• 1,902 views
  • Option Payoff Probability

    Many options analyses focus on profit, loss and breakeven. These show what occurs on expiration day, assuming the option remains open to that point. But this is not realistic. Most options are closed or exercised before expiration, is calculation of how probable a payoff is going to be, how likely the loss, or the exact neutral outcome (breakeven), are all unrealistic.

    By Michael C. Thomsett,

    • 0 comments
    • 1,746 views
  • How to Open Your Own Trading Office

    Are you ready to break out on your own? Have you been trading for a company for years making tons of money for yourself and others? Are you ready to take home a bigger piece of the pie? If you answered “yes” to these questions then you have the skills necessary to take your passion for trading to the next level.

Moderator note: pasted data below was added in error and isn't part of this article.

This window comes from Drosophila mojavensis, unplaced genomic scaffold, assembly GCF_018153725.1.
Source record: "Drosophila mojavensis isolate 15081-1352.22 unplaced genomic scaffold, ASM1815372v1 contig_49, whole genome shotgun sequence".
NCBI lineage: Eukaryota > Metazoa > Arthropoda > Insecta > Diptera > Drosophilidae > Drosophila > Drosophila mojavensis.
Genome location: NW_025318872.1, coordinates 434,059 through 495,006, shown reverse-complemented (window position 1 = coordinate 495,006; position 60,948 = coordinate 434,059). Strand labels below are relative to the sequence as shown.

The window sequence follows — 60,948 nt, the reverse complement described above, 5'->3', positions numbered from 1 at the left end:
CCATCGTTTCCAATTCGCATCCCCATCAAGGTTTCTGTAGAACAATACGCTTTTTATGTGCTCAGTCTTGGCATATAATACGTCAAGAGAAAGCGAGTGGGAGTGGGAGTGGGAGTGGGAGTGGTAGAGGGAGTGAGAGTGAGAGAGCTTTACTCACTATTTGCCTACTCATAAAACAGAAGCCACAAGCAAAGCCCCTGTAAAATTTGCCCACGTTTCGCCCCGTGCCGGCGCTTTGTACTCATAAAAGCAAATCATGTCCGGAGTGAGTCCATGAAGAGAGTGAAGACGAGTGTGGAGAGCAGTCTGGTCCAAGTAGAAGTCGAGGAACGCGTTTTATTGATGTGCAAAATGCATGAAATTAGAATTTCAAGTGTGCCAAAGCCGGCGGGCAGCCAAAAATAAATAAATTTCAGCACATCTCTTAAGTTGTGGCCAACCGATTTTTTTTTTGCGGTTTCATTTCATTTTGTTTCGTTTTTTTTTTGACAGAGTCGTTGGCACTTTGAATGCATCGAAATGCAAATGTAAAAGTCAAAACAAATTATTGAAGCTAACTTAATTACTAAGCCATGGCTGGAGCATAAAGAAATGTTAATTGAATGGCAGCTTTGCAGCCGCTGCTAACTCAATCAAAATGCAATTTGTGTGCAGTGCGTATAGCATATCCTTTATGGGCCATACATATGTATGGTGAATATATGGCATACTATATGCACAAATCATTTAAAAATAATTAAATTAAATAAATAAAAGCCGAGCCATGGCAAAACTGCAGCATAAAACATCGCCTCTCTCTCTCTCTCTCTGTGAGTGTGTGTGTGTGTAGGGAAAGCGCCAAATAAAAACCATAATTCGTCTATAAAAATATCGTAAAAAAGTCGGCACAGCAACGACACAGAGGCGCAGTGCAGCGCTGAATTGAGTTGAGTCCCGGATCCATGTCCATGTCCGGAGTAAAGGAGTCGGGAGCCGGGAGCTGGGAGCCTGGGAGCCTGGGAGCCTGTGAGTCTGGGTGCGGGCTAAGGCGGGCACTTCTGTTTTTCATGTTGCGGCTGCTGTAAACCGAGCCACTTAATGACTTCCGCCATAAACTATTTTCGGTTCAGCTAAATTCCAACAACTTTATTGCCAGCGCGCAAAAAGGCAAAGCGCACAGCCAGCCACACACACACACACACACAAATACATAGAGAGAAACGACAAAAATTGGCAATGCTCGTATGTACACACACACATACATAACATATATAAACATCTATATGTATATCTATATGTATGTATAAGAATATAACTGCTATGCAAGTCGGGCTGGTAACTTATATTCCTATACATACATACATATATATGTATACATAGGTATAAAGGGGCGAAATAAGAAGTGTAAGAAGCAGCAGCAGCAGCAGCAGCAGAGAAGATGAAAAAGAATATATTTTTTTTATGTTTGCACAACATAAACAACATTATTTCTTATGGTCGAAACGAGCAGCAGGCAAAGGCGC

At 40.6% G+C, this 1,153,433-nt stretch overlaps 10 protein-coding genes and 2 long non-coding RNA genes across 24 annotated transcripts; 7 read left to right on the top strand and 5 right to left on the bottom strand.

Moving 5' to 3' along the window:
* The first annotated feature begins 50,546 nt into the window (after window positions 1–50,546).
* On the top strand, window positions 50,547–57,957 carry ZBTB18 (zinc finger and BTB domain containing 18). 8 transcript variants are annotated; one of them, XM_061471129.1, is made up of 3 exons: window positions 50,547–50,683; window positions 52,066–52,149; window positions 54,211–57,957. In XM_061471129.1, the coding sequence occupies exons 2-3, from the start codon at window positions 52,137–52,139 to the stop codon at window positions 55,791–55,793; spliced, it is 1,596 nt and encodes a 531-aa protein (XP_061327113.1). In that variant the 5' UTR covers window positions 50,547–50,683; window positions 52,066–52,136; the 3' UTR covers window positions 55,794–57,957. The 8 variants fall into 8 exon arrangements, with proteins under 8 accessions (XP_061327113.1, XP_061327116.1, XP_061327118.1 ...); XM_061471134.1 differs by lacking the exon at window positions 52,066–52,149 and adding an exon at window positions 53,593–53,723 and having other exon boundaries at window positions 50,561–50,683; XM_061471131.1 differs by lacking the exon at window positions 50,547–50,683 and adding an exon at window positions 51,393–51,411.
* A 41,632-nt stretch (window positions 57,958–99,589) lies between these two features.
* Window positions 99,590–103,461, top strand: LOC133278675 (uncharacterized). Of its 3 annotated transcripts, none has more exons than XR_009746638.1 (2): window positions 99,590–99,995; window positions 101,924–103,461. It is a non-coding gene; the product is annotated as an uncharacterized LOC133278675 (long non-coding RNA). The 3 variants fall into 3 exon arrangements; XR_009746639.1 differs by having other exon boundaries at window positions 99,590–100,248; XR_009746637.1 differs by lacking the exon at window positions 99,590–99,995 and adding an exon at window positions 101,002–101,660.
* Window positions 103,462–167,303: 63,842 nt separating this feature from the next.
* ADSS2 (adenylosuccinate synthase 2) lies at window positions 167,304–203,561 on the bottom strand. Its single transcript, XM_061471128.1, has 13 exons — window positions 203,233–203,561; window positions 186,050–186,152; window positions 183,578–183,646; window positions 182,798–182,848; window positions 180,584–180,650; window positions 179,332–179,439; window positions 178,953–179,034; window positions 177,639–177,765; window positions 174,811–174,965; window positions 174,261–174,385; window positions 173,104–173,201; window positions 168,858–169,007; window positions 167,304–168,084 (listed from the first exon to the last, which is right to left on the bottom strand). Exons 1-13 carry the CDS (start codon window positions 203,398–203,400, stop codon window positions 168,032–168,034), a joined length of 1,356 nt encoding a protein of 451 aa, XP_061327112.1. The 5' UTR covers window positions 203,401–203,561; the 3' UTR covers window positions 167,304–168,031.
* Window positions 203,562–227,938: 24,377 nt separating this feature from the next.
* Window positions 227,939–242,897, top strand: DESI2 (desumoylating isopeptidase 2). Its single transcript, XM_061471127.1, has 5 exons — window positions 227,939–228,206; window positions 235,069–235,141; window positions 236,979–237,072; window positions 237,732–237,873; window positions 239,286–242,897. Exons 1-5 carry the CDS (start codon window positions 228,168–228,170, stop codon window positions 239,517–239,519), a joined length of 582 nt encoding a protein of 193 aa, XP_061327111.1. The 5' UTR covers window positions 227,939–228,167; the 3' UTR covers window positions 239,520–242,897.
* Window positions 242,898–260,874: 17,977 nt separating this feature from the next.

By Kim,

    • 0 comments
    • 2,031 views
  • How To Create Your Own Indexed Annuity

    Indexed annuities are a life insurance company product sold by insurance brokers for a commission that is based on the amount deposited into the contract. Contract performance is linked to popular indexes like S&P 500, and early withdrawal penalties typically apply for the first 7-10 years if withdrawals greater than 10% of the contract value are taken each year.

    By Jesse,

    • 0 comments
    • 2,705 views
  • Q&A with Mental Game Coach Jared Tendler

    QUESTION: Thank you for taking the time to participate in a Q & A session with Steady Option. Let’s start with an introduction and a little bit of background on who you are and how you got here.

    By Jared Tendler,

    • 0 comments
    • 2,593 views

  Report Article

We want to hear from you!


There are no comments to display.



Create an account or sign in to comment

You need to be a member in order to leave a comment

Create an account

Sign up for a new account. It's easy and free!


Register a new account

Sign in

Already have an account? Sign in here.


Sign In Now

Options Trading Blogs Expertido